Personal Great Books · Reading

Completed: Silence

Cover: Silence by Shūsaku EndōSilence
Shūsaku Endō
Japan, 1966
William Johnston, translator
With a forward by Martin Scorsese
(Picador Modern Classics, New York, 2016)

Nearly the last book I finished in 2016, Silence was certainly among the most powerful I’ve read in the last few years. It is the story of two Portuguese Jesuit priests, desperate for word of their mentor and disbelieving that he could have apostatized, who sneak into 17th century Japan only to find a world vastly different from anything they have previously experienced. Told in the form of letters, 3rd person narrative, and diary entries, Silence is a powerful and thought-provoking investigation of faith and its testing.

I suppose I should simply cast from my mind these meaningless words of the coward; yet why does his plaintive voice pierce my breast with all the pain of a sharp needle? Why has Our Lord imposed this torture and this persecution on poor Japanese peasants? No, Kichijirō was trying to express something different, something even more sickening. The silence of God. Already twenty years have passed since the persecution broke out; the black soil of Japan has been filled with the lament of so many Christians; the red blood of priests has flowed profusely; the walls of the churches have fallen down; and in the face of this terrible and merciless sacrifice offered up to Him, God has remained silent. This was the problem that lay behind the plaintive question of Kichijirō. (Ch 4)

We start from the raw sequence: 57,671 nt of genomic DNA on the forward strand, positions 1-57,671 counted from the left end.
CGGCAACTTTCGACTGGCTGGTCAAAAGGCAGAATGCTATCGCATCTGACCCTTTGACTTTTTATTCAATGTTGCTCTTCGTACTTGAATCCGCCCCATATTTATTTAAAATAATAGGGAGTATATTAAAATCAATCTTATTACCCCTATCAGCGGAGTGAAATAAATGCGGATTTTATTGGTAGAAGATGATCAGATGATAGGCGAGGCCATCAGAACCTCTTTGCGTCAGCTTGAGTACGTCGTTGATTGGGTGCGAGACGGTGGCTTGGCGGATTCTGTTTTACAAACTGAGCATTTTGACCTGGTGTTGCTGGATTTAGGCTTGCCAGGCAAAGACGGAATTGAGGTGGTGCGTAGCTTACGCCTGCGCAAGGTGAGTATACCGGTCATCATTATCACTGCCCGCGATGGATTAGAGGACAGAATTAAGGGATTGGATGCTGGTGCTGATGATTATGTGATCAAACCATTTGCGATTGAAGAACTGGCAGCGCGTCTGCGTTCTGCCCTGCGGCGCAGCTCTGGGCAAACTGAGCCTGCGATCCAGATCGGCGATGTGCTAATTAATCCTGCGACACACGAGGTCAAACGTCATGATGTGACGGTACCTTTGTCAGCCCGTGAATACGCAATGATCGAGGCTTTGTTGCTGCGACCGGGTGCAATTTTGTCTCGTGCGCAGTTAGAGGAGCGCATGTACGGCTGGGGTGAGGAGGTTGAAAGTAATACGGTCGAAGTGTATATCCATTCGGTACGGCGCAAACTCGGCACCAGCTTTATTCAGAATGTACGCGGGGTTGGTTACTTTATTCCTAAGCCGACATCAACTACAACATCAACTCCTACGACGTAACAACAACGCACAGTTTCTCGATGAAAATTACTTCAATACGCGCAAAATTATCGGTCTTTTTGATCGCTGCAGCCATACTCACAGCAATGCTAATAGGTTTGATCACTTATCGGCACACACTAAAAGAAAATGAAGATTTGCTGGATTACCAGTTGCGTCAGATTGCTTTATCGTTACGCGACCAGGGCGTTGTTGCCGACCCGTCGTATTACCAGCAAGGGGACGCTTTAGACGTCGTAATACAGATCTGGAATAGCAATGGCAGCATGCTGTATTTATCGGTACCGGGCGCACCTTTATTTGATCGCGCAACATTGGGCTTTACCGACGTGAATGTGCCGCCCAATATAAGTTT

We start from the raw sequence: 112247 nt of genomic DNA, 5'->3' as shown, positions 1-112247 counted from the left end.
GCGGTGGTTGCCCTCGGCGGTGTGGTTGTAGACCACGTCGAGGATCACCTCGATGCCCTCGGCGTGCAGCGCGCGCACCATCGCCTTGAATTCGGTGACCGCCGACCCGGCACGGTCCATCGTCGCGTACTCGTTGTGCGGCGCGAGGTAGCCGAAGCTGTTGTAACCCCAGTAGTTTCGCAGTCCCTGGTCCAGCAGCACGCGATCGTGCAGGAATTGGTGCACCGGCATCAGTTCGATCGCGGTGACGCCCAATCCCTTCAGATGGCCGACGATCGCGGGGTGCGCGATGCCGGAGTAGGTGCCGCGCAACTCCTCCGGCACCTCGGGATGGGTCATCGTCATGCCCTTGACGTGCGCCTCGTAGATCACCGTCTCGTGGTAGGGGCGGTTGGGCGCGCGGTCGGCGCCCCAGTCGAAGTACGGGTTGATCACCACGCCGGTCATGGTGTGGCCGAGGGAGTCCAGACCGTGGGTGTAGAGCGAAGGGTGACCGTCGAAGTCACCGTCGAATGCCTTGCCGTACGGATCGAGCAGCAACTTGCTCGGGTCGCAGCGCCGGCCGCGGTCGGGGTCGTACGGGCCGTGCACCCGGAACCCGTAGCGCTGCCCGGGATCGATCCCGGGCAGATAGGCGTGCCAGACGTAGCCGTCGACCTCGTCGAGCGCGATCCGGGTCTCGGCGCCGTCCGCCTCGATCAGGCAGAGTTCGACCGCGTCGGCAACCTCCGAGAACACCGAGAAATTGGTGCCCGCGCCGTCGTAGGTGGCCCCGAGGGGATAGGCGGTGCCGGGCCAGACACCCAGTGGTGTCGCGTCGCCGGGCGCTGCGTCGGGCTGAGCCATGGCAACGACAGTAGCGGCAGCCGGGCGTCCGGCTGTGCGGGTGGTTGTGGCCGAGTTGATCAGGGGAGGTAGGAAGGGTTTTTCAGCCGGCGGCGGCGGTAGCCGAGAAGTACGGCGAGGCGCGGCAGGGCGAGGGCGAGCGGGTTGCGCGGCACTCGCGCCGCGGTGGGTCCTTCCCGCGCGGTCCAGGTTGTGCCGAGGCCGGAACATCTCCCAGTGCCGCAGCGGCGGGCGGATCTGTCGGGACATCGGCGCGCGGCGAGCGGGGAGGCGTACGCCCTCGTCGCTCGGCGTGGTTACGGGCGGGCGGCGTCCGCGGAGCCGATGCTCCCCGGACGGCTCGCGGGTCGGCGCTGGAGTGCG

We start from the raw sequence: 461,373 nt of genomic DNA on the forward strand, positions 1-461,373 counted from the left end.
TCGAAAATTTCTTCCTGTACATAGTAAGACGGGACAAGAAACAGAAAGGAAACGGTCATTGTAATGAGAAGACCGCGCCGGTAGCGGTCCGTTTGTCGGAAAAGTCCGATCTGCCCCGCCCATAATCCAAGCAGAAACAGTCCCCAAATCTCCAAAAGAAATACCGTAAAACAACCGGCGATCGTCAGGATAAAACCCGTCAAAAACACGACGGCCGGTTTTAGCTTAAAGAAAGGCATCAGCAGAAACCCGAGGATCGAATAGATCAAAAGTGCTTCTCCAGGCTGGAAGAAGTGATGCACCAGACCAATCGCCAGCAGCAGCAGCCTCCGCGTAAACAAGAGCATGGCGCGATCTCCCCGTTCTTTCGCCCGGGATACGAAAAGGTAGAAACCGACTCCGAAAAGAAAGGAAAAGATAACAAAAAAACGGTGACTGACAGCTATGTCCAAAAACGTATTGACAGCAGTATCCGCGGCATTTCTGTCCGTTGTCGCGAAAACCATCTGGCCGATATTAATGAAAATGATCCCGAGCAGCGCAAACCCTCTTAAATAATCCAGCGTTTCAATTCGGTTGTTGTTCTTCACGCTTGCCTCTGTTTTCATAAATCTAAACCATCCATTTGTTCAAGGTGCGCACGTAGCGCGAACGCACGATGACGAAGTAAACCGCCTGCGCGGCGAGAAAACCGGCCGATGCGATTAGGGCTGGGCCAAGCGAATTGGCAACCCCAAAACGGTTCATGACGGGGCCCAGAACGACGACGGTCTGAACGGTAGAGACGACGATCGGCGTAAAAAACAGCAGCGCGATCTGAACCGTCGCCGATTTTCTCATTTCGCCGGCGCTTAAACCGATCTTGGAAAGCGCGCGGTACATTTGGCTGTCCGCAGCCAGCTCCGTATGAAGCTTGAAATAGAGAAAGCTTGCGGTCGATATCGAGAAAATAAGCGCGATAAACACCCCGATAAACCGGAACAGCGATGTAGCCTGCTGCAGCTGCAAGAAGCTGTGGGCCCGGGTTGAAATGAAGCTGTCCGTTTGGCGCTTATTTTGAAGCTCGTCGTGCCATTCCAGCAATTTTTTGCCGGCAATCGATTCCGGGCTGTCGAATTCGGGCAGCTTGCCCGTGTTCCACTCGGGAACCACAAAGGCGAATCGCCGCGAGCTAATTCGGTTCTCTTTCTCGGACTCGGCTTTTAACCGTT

There are no easy answers here, and while it is clear that the Portuguese are out of their depth, tossed into a culture and mindset so different than that they have previously known and a persecution they were not truly prepared for, it also allows the reader to interrogate their own response: in the position of the priest or the Japanese Christian peasant would you act the same? What does it mean to renounce a belief outwardly but inwardly keep it; is this still an apostasy? Is there a penalty for faith hidden rather than professed? Endō does not tell us; in the end we are left to decide for ourselves.

 

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